A moment before the High Court’s ruling,
Moshe Katsav’s well-oiled public relations machine released a picture worth a thousand words for the benefit of Israel’s citizens. In the picture, the former president, wearing a track suit, is seen working at his backyard against the backdrop of his government-issued vehicle and bodyguards.
Despite the transparent manipulation, there was something in this message. Katsav is no longer the story, and neither are the women who complained about him. From now on, this story is about us.
For the second time in the past few weeks, Israeli citizens see how fundamental values that were the basis for the establishment of the state – accountability, the rule of law, and equality before the law – disappear under mountains of words and legal casuistry.
When it came to the Winograd Commission, just like in the Katsav case, the problem was not the ultimate decision, but rather, the zigzagging that led to it; the gap between a harsh interim report and softened final report both referring to the same war; the abyss between a severe indictment over rape and forceful indecent acts and a plea bargain on a hug and kiss on the cheek.
And of course, the problem is also the evasion of an incisive inquiry into the truth. In the case of the war, it was the avoidance of an official state inquiry, and in the Katsav case it was the decision to go for a plea bargain instead of a day in court, where the victims and not only the aggressor have the right to speak up.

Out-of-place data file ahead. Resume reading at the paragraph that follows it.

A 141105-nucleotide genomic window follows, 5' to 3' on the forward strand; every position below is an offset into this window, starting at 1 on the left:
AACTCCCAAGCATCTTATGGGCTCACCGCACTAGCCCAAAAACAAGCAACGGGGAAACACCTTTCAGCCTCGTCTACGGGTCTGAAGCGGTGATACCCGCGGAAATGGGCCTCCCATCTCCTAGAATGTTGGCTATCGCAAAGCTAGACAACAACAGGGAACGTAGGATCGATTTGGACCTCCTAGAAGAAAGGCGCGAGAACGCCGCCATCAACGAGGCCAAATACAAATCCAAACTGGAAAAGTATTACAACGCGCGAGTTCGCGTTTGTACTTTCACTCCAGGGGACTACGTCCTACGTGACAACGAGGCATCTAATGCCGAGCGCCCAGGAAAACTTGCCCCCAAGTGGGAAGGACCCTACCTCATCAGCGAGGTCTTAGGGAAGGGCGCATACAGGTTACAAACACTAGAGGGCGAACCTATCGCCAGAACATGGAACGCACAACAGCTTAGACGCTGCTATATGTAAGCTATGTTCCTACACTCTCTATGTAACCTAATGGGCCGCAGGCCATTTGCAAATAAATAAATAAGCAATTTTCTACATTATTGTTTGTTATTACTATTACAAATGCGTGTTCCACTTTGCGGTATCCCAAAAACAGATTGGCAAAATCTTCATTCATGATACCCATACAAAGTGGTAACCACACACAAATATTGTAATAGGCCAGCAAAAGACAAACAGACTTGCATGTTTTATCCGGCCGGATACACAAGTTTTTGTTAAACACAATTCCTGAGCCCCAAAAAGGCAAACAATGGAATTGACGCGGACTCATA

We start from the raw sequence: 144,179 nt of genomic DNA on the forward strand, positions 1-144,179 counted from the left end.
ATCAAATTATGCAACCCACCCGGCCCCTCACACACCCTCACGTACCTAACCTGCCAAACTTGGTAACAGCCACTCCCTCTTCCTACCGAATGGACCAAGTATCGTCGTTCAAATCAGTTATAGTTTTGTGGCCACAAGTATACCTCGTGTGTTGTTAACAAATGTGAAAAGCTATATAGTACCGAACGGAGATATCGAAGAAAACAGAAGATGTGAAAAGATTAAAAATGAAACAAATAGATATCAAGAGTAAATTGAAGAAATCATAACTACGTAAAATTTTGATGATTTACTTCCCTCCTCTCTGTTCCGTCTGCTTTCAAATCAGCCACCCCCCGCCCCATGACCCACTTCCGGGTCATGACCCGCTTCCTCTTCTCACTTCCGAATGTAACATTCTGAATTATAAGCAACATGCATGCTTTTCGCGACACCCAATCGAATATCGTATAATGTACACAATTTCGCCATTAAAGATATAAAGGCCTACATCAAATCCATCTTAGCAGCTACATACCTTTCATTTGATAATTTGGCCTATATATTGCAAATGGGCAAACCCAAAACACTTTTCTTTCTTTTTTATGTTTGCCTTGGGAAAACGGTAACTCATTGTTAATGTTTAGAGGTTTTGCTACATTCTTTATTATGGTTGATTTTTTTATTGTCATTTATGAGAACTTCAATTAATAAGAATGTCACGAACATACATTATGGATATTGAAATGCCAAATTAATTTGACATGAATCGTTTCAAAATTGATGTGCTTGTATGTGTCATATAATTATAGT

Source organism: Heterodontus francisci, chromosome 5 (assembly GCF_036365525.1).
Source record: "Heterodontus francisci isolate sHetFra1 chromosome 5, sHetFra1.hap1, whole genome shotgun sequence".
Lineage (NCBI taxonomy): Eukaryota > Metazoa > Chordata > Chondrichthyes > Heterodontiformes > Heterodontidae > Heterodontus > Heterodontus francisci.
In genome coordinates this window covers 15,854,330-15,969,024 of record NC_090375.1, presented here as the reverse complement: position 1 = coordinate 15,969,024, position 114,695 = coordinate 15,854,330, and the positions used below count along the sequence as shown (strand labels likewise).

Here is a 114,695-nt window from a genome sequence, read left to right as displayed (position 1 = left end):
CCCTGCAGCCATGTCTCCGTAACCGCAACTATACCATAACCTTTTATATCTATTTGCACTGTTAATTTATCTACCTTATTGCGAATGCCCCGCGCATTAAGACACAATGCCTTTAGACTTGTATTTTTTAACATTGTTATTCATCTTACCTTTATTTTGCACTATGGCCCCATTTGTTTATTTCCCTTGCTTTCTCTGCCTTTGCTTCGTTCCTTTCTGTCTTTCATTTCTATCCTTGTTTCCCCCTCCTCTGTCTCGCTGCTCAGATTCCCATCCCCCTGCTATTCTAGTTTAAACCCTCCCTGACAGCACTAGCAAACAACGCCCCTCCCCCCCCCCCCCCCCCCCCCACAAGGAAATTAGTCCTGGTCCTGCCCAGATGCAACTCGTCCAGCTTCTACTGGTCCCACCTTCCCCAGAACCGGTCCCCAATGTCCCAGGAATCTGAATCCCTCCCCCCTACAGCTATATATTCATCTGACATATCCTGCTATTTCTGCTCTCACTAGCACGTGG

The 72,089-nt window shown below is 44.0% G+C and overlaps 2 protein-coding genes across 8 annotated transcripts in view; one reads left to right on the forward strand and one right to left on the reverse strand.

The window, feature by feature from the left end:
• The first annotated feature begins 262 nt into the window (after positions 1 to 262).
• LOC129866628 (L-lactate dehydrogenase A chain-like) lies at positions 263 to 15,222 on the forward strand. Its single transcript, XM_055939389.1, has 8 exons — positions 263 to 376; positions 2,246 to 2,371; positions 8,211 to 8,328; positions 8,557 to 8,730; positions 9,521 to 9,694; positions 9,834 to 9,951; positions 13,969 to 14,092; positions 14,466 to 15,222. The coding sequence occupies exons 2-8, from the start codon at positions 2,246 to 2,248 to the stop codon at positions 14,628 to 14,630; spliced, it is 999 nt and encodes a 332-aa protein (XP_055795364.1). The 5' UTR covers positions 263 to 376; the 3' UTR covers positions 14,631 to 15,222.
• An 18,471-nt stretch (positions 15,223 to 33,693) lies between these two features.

The sense of mistrust and betrayal stems from this twilight zone, where things are decided behind closed doors. This is not good news for democracy.
It is difficult to sleep well at night with an attorney general that plays dumb, all the way from Ariel Sharon’s Greek Island affair to the Katsav case, and with prosecutors that betray their post. It is difficult to accept a High Court chief justice who is constantly attacked by a hostile justice minister and who finds it difficult to enforce her authority over her colleagues, just like in the Katsav ruling, where the chief justice was in the minority opinion.
Common sense and the gut cry out that in this type of ruling, the minority opinion should have won out and the plea bargain should have been annulled, especially as this was the view of Israel’s supreme legal authority.
Yet there are winners as well: Those who were quick to rush to the microphones and celebrate; less so Katsav, and more so the mercenaries who were paid to defend him. The wise-guy spinmeister Motti Morel, who rolled his eyes heavenward on behalf of his client and said: “Why should he be satisfied, because they spilled his blood?” Or big-shot attorney Zion Amir who arrogantly bid radio listeners farewell with a “good day.” Or Avigdor Feldman, who welcomed the interviewer with an “excellent morning” greeting.
Their good day is our bad day. Their excellent morning is a dark morning for all of us – a whole people who woke up to discover that it is the minority opinion.